It’s coming down to the wire: the days are short, the temps are low, the fork oil is more viscous than usual and falls hurt more. Not to mention grad school apps are due. Mine would be done already if it weren’t for that pesky personal statement. At least my biking and yoga are on point; I’ve been doing them every day.
The trails have been dry for the last three weeks, and the wet spell we had before that was short-lived. It just hasn’t been a very snowy winter. I say that matter-of-factly, but inside I’m jumping for joy; I’ve broken more vertebrae snowboarding than biking – more bones in general come to think of it – and right now I’ve got a nicer bike than snowboard. I just have more fun biking. It doesn’t hurt that after having to sell my precious Stump Jumper in 2013 I hadn’t had a “real” mountain bike until I bought the Trance Advanced last fall.
And real it is. I recently put a 2.6 in the front and a 2.4 in the rear, both with double-wall casings. I got a full face helmet, and I started riding most days, even if it was short. I roped in friends here and there, and kept doing yoga. And today, 2 days past the solstice when the air was mild and the sun was warm, was a culmination of that consistency.
I hit the trail with my after burner on and was warm almost immediately. I slowed to a crawl with calculated precision. I rolled the flats and positioned my body forward on the rocky climbs, should I need to lurch the bike forward for extra traction. The first slippery section fell away without fanfare, but that’s happened a dozen times this month. The second appeared around the next bend and I slowed to calm my breath as long as I could. This slippery climb too has fallen away remarkably on many a ride, but only once during the same ride as the first. Even then, a later, easier climb bested me, steeling my chance at a clean ascent of the entire Link.
As I used the force of my legs to generate the right level of torque to float the front wheel up the first bouldery ledge, I noticed a difference: a boulder was missing. And at once I realized what had happened last week when I had to stitch my leg up after falling backwards here: that boulder that rolled over me as I lay on the hillside below had been a part of the trail construction!
I pulled my attention back just in time for the awkward section: a V-shaped gap between some of the on-end boulders that formed the floor here, which must be negotiated while rounding a corner and transitioning back onto dirt tread. The rear tire slipped ever so slightly, but with so much on the line my efforts immediately redoubled and brought the bike the rest of the way past the gap and up onto the dirt with ease. Lungs burning, I rode on, slowly. I noticed another rider up ahead, a rarity. I almost caught him as he walked a rocky section, but surprisingly he remounted and sped off. I slowed and relaxed to bide my energy, so I didn’t see him climb the third most difficult obstacle on Betasso Link: a ledge formed by a root that has become polished and slick from years of rear tires spinning out and sliding sideways on it. As is my custom, a lifted the front wheel over the higher side as I pivoted ever so slightly on the rear, so as to end up with my rear tire squarely in the nook of the root. My line as I climbed through the ensuing boulders was a little different than usual, and if I had a close call today that was it, taking an untested line, but I came through strong and regained the other rider.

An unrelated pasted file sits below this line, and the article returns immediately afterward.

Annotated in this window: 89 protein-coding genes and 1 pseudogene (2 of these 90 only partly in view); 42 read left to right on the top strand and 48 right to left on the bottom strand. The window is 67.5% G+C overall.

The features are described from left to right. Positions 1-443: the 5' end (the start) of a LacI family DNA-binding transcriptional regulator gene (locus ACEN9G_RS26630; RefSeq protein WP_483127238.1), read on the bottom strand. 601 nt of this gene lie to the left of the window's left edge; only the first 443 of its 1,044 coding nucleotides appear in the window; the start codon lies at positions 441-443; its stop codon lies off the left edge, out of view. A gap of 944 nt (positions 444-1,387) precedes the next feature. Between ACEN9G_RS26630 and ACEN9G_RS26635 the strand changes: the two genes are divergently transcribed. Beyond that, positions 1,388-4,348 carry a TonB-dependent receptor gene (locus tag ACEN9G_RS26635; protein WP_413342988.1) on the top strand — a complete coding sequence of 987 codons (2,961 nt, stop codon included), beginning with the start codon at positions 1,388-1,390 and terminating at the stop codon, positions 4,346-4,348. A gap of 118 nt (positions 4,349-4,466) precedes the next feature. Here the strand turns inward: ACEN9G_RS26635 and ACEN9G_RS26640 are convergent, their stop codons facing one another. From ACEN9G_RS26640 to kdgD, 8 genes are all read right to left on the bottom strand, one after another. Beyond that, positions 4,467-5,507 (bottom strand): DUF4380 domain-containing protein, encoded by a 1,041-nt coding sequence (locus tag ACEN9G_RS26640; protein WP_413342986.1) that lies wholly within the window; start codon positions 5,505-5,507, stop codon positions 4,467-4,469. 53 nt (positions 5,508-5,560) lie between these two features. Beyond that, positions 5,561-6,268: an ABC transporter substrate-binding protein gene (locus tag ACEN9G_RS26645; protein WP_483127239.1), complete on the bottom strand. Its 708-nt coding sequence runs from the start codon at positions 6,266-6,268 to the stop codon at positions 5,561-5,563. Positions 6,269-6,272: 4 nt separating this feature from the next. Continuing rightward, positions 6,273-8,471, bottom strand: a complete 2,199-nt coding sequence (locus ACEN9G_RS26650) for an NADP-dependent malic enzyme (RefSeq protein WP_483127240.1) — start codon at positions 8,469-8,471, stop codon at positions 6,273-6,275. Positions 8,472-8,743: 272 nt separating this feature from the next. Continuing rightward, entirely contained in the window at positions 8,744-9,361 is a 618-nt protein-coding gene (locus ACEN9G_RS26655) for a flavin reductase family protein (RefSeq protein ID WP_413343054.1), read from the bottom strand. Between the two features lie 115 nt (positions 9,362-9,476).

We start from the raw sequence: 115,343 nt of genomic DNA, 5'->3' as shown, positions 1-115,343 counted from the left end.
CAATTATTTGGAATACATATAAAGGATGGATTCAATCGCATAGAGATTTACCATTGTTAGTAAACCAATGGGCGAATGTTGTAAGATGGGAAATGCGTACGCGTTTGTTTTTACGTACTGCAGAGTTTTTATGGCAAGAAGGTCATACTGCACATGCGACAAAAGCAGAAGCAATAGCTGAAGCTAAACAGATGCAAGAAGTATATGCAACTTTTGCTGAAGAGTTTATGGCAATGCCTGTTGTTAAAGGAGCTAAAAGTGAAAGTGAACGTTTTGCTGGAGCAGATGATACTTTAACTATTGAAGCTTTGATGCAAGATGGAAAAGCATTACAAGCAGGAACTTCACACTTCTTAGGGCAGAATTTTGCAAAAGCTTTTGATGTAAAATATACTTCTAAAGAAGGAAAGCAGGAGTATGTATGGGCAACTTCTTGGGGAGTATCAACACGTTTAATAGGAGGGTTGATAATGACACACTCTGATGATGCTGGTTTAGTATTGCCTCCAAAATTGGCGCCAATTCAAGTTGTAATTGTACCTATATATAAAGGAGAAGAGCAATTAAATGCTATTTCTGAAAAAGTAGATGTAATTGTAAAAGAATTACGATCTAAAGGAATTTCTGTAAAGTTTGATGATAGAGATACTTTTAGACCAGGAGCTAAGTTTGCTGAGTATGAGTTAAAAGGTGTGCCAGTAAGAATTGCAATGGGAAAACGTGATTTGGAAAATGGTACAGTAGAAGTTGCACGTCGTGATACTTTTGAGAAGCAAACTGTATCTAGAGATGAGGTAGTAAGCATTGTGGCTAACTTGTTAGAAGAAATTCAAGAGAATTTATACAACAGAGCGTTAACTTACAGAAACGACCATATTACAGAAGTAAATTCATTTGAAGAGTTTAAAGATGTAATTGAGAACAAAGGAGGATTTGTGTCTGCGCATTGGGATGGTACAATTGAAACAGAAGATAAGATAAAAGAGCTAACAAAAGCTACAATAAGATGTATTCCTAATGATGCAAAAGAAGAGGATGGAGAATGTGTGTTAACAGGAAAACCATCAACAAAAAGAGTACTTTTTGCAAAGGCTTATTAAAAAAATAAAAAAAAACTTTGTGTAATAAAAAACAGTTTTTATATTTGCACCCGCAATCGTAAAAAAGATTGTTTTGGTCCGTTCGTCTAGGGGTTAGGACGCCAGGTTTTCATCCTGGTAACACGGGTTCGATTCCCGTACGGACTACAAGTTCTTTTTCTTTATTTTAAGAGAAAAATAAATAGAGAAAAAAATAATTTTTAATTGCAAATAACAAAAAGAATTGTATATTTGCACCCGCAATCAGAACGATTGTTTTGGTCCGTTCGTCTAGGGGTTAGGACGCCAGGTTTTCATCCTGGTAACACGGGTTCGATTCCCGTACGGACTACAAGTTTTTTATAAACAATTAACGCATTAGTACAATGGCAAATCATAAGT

I watched him as he climbed the section that had bested me only once before but had taken my shot at cleaning the ascent in one go. It was an awkward slab of rock that pushes you into a tree, and he salvaged his bid by steering with one hand while pushing off the tree with the other – an impressive feet of dexterity, if a clumsy show of his mountain biking ability. I couldn’t blame him, after a long climb we would be leveling out shortly, but it as normal to be dog-tired and winded at this point. I passed him as he stepped off to the inside of the trail on the last switchback. If he said anything I couldn’t hear it, my earbuds were sealing out that part of the outside world.
I stopped to take some photos in the sun, which I immediately sent to Instagram. It was a day worth bragging about. Plus, I needed to feel a little better about procrastinating on my grad school applications. I decided I’d stretch things out a little and do the first loop. A quarter mile in I knew I’d made the right decision. A mile in I was thanking myself for that decision. By two I was in tears. I finished out the loop and found myself alone in the dry grass on a sunny hillock. I thought about my sisters, and sent a picture of myself ther on the hill to the one I still could. I played a little, warrior poses and handstands and cartwheels.
The 20 minutes that carried me to the base of the Link from here left me august at every corner. I wondered what had happened to that dead feeling in the fork. Had it left, or had I ceased to care? It was yoga, on a bike. The front wheel now only seemed to touch the ground exactly when it was needed, the back wheel so light that traction could always be broken. The combination of the two, short enough to fit in the perfect position between each obstacle. The bike felt playful, the possibilities quite innumerable, and the consequences understood if not minimal.
Amazing. The lower, flowy section, I had never ridden so fast. The sketchy portions, I had not previously found a line so comfortable. It had taken falling of that cliff, getting a little timid, and keeping consequences close to my consciousness to take things to the next level. Rather than stoppies like I usually rode back at the pullout, I rode wheelies. I had discovered a new measure of my ride.